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Saturday, February 7, 2009

Bonded for life

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Yesterday night a thought occurred to me. Is a man closer to his brothers and sisters in terms of relationship than to his spouse, on an average? Let’s say that you could rate a relationship in terms of whatever criteria you chose, where, lowest score means that you hate that person and cannot bear to hear his name and not be in same room, and highest score means you adore that person and will do anything for him and cannot live without him. You must rate all your brothers and sisters who were significant part of your childhood and your significant other, past or present. If this exercise is done for large number of people, then will siblings get higher average score or spouses? What I want to impress upon from this is to investigate that whether child marriages (in modified form) makes for more successful marriages.

Now don’t just roll eyes in disgust or shock. By child marriage, I mean marriage fixed by parents in early childhood without taking into account individual preferences of bride and groom. I don’t mean marriage consummated before adulthood. That’s not so dramatic if you were to consider that most arranged marriages are fixed like this in India and whether marriage is fixed at age of 25 or 5 is irrelevant if permission of couple is not factored in in either case. My modified version of child marriage also requires that young husband and wife be raised together in same household.

From where I see it, and I can be wrong here, that a person is almost always very close to his brothers and sisters in Indian households. His closeness may decrease after marriage but only because life becomes separate and money becomes important. Assuming that data to my survey in first paragraph comes out in favour of siblings then I can conclude that relationships where we don’t have choice tend to stick longer. As a corollary, it would make sense if partner for life is thrust upon from the beginning and we are brought up with simple understanding that nothing can be done later. It can be argued that when given no choice, one tends to look and evaluate a person or relationship differently then when given a choice to get out of it. Maybe silliness becomes forgivable mischievousness, perhaps beauty becomes less important (how most of use find our offsprings, nieces and nephews beautiful anyways), perhaps an irritating habit is internalized, and so on. Growing up knowing your partner for life (meaning of this term can change as child matures to man) may result in so many shared memories and common value system that bond is further strengthened. In such cases, it appears that adult marriage will be stronger and more stable and very less likely to result in separation. In fact, this is one reason which I am led to believe was behind child marriages in earlier times.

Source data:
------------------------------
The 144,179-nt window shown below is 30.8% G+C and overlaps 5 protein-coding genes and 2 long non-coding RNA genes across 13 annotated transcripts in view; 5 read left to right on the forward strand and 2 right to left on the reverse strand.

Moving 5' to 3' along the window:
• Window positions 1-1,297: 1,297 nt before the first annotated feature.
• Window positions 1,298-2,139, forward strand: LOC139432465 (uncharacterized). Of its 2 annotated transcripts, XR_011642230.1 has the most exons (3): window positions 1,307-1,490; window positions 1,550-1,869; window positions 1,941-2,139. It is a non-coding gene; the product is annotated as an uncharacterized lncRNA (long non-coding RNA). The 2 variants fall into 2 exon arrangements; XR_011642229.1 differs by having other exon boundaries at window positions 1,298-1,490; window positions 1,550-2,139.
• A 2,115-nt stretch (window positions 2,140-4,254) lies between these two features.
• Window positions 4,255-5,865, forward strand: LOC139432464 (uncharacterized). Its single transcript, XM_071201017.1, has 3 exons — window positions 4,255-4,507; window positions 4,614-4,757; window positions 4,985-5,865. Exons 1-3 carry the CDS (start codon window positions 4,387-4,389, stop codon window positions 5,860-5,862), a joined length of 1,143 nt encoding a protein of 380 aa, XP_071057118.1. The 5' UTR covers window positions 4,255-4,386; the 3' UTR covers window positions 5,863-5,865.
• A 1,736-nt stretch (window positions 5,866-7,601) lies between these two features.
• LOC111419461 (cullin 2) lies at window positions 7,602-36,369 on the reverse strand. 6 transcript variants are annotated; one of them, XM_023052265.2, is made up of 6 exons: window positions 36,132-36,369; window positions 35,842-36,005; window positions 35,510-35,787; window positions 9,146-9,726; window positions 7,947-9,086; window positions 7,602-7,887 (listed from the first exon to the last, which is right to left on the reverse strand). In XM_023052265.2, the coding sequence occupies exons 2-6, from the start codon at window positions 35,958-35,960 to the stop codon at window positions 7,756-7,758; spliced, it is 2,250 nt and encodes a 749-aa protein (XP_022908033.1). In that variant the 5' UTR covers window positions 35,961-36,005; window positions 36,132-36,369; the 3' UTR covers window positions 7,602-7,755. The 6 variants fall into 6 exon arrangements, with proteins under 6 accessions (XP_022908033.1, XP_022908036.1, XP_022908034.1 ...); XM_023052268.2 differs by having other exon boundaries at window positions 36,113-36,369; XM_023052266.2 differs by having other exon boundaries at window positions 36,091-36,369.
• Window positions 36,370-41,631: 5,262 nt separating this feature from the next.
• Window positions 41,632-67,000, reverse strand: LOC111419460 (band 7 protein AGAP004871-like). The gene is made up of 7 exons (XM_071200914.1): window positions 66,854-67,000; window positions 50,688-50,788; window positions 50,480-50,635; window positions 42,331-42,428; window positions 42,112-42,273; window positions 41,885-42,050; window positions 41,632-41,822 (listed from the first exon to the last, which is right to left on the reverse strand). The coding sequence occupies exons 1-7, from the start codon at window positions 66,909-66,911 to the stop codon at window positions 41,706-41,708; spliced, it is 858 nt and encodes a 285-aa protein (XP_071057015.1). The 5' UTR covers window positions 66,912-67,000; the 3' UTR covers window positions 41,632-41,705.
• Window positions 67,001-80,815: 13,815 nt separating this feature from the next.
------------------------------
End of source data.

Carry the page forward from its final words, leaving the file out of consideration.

Basic premise of my argument is that relationships grown from childhood with no option to severe are more stable than others build upon later, at least for first few years. I don’t think it is unequivocally correct, but it's still a thought.